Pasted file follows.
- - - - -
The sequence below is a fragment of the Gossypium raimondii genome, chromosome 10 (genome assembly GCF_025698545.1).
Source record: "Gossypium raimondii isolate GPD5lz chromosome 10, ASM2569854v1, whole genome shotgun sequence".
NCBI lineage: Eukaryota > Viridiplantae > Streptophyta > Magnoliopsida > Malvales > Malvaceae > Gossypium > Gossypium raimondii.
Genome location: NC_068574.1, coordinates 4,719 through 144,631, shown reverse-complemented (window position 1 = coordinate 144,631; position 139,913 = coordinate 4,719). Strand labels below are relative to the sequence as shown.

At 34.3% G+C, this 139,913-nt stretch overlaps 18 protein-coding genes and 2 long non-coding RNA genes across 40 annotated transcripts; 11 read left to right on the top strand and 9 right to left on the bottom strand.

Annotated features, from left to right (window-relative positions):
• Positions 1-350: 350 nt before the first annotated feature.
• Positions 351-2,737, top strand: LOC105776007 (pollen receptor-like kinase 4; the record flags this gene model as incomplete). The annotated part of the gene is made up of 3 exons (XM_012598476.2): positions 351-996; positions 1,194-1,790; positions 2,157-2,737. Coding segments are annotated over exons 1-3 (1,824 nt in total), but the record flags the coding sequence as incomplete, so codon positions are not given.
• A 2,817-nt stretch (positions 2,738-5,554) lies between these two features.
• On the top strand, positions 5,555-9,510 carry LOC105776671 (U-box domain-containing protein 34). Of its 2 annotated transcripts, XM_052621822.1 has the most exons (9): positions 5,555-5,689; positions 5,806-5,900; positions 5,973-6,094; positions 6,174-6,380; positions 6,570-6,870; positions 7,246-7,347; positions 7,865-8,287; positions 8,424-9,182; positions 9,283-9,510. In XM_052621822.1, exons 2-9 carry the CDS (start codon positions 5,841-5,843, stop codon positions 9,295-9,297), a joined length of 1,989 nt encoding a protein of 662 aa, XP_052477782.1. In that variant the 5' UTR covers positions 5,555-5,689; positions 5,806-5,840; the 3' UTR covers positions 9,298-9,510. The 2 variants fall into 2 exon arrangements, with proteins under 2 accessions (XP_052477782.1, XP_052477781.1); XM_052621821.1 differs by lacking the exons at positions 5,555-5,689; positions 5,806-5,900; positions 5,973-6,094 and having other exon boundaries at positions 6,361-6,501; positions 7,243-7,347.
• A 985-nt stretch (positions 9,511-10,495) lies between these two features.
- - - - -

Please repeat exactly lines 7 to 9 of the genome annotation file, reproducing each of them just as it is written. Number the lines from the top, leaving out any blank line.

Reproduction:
• Positions 1-350: 350 nt before the first annotated feature.
• Positions 351-2,737, top strand: LOC105776007 (pollen receptor-like kinase 4; the record flags this gene model as incomplete). The annotated part of the gene is made up of 3 exons (XM_012598476.2): positions 351-996; positions 1,194-1,790; positions 2,157-2,737. Coding segments are annotated over exons 1-3 (1,824 nt in total), but the record flags the coding sequence as incomplete, so codon positions are not given.
• A 2,817-nt stretch (positions 2,738-5,554) lies between these two features.